Monthly Archives: July 2013

Eating and sleeping… it’s a goat’s life

Here’s a photo of Nubbin doing what Nubbin does best. She’s learned that when I come outside with the milk pail that she should get busy, and she promptly drains the entire right udder, even if she already ate half an hour ago.

She’s so soft and cuddly! I always want to just pick her up and snuggle her to my chest.

Petunia is so big and heavy now that it’s getting hard to pick her up. Phil and I are calling her the “fatling” because she’s gotten to be such a chunk. I mean, with her long, lean, athletic build she doesn’t look remotely fat, but she’s obviously extremely well-fed nonetheless. I think she’s going to grow into a gorgeous goat, with exactly the kind of conformation we’re looking for. If she were a boy I’m convinced she would be a pack goat par excellence. I can’t wait to show her and see how she does. She’s going to be in recorded grades where there won’t be much competition, but I have a feeling she’d show well against any goat regardless of breed.

Chainsaws and old goats

It’s been a while since I’ve had time to take photos, but last week I did grab a few. Cuzco made himself useful by helping me take stuff across the property so I could cut up a tree. I put chainsaw and oil in one side and gasoline in the other. I love that Cuzco seems to always be eager to do real work. He stood perfectly still while I loaded him down and was eager to follow me out across the property with his load. I tied him to a fence post while I worked, and he soon got used to the noise of the chainsaw and laid down to patiently wait and chew his cud and watch the grass grow. He’s such a good goat. I wish he didn’t have to get older. =(

Cuzco the amazing aqua-goat!

This Rendy event deserves its own post. Cuzco did something I never thought he would do. He went for a swim! It was not even coerced. Phil and I went in for a dip and we turned around to see Cuzco following right after us! He came in up to his chest and then stopped, but with a little more coaxing he waded right out into the deep water and started swimming. I didn’t have any treats or a leash, and of course we didn’t have the camera. So we went back for all those things and started over.

Of course, once we had the camera, Cuzco didn’t want to go in any more. Especially since Herb’s dog Sasha had joined us and was now in the lake.

“Come on in, Cuzco! The water’s great!” (Actually, it was freezing!)Cuzco_Swim3

As soon as Sasha ran back onto the beach, Cuzco was more than willing to come into the water. Cuzco_Swim4 Cuzco_Swim5

Into the deep water.Cuzco_Swim6 Cuzco_Swim7

“Yeah, I’m awesome!”Cuzco_Swim8

Video proof that an old goat CAN learn new tricks!

Good times at the Packgoat Rendezvous

Well, we’re back from the Rendy, and what a weekend it was! First of all, Cuzco would like to thank all his loyal fans for driving miles into the wilderness over bumpy dirt roads just to meet him. Second of all, he would like to apologize for making a scene at the campfire the first night. He knows perfectly well he should not have whacked Phil in the face with his horn no matter how cranky he was feeling.

Phil is doing much better. His irritation with Cuzco has subsided along with the bump on his forehead. However, I think he’s decided that I should be the primary goat handler in crowded situations in the future. Cuzco seems to mostly be a one-person goat, and I’m usually that person when he’s in an intense situation. Right before he whacked Phil, Cuzco had been entertaining the crowd with his repertoire of tricks, so Phil said he wasn’t sure whether he had the best-behaved or worst-behaved goat at the Rendezvous.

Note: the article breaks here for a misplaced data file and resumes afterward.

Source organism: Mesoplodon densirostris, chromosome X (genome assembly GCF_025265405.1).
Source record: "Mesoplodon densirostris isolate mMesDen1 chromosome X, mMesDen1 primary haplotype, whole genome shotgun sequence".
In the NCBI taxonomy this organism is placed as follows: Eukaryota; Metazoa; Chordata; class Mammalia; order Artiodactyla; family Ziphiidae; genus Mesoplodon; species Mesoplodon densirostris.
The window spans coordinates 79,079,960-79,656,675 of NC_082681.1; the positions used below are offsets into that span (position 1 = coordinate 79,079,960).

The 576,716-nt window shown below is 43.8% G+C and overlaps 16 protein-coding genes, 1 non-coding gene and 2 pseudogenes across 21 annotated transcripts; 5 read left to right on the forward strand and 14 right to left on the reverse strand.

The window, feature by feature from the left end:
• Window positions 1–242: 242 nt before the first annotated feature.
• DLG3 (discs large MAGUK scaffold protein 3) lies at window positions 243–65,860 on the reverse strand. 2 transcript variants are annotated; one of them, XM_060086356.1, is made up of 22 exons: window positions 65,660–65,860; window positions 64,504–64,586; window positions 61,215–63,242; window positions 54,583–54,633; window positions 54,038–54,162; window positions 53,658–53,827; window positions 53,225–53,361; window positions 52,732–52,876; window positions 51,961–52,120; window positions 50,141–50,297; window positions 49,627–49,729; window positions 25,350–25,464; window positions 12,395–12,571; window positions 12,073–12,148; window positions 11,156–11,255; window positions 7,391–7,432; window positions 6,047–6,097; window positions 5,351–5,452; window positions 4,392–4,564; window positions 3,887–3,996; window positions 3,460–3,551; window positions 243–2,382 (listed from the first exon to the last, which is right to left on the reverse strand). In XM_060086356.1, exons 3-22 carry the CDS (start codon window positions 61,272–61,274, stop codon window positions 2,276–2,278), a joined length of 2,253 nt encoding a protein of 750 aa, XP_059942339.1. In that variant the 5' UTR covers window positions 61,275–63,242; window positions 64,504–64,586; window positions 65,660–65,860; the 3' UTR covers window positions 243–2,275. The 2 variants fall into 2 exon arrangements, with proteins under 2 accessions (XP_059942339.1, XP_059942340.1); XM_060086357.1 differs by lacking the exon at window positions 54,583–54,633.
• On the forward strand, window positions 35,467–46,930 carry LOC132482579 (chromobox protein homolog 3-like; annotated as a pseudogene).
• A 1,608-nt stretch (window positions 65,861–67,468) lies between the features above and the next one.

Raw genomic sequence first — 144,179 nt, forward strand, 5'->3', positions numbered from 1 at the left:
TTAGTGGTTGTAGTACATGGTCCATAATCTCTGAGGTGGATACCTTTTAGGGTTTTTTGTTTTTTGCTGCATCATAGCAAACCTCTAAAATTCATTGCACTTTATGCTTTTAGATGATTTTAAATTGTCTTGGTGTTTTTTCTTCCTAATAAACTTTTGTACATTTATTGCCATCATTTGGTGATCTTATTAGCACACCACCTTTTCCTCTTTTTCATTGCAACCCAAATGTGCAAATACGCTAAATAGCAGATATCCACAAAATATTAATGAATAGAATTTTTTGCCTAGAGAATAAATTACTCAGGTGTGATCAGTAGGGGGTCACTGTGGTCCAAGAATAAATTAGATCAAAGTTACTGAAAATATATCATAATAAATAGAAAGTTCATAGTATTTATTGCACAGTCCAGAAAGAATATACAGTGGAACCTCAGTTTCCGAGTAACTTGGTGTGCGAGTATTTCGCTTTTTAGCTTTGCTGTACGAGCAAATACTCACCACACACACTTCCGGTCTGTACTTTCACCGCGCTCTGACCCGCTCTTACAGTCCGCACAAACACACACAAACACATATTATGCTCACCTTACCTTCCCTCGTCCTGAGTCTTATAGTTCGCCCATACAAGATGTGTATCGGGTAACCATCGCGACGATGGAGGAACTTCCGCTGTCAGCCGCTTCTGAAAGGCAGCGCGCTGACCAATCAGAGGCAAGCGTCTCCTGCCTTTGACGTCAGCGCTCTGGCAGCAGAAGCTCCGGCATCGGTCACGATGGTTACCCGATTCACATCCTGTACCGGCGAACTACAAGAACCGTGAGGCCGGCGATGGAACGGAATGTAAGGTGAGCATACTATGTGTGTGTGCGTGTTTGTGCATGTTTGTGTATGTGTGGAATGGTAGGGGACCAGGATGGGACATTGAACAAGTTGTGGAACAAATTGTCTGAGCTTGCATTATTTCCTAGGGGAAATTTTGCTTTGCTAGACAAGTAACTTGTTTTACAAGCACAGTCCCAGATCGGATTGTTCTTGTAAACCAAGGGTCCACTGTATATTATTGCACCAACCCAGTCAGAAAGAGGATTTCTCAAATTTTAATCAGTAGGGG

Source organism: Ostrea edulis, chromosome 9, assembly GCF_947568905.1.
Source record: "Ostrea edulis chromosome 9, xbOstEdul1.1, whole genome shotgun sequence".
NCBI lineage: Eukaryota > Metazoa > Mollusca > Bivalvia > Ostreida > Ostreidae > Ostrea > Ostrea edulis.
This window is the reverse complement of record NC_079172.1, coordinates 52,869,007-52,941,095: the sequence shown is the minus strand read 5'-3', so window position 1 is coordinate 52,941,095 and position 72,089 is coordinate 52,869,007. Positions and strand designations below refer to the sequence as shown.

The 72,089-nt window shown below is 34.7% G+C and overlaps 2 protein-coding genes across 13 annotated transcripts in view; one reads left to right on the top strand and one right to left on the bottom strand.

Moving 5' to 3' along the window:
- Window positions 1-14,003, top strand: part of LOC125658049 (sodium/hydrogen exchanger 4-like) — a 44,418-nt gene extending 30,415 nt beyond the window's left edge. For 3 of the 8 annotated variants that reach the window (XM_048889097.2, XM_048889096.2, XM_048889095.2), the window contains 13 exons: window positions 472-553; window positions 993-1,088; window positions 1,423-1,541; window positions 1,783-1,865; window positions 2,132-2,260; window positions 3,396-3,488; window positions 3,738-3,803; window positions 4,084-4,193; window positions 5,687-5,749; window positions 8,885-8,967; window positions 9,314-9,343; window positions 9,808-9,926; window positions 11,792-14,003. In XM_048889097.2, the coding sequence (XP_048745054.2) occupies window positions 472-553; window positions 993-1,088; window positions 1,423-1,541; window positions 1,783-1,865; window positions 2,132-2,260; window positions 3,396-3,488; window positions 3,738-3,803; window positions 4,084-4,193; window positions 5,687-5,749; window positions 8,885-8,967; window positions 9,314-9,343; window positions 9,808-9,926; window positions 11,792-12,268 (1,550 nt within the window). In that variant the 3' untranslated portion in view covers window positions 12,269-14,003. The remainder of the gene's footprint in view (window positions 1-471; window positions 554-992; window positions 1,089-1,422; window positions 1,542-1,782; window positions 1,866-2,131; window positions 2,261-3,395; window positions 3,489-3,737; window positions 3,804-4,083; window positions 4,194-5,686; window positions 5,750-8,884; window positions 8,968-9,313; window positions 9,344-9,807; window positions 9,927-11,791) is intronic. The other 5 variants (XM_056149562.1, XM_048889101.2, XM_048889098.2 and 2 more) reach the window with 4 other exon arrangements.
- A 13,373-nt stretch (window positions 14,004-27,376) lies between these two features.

In stark contrast to Cuzco’s stand-offishness, Lilly had the time of her life making the rounds. I did not see that goat lie down once all weekend when there were people or goats to interact with. Wherever there was a crowd, Lilly was in the middle of it, and often as not Petunia was in somebody’s lap. Lilly made friends with every person and picked a fight with about half the goats. She seemed to win most of them.

Nibbles spent most of her time hiding from a certain little boy who wanted nothing more than to play with her and Nubbin. She also liked to torment the young wethers that Dwite brought for the silent auction. They were smaller than her, so she took advantage of the situation–especially when they were tied up.

Nibbles was taken aback by Amelia Goat-hart’s rather aggressive introduction. My goats and Herb’s (Charlie Horse’s) goats hung out a lot. Nibbles adopted Herb’s trailer as her favorite hide-out spot, and Lilly fought, er… roughhoused with his goats the entire time.

Cuzco enjoys the fruits of another goat’s labor. He didn’t dig this lovely dirt pit, but he laid claim and guarded it jealously.

My babies loved this trailer, and Nubbin spent a good deal of time trying to pick a fight with her own reflection. “Watch out! I’m bigger than you!”

Lilly, Victoria, and Amelia had some vicious knock-down, drag-out fights. Lilly usually won, even against two at once. It’s because she has the udder and she’s proud of it.

Speaking of udders, I entertained romantic visions of supplying the camp’s source of milk each morning. At home I’ve been getting a gallon a day out of these beauties from just one milking. At camp, it was a different story. I was thinking of starting a rodeo event: wild goat milking. Between flying feet, flying bucket, and flying dirt, I felt very fortunate that I was able to get one clean quart on the first morning. That was it. After that they were onto me and there was no more milk fit to drink. Oh well. Can’t say we didn’t try.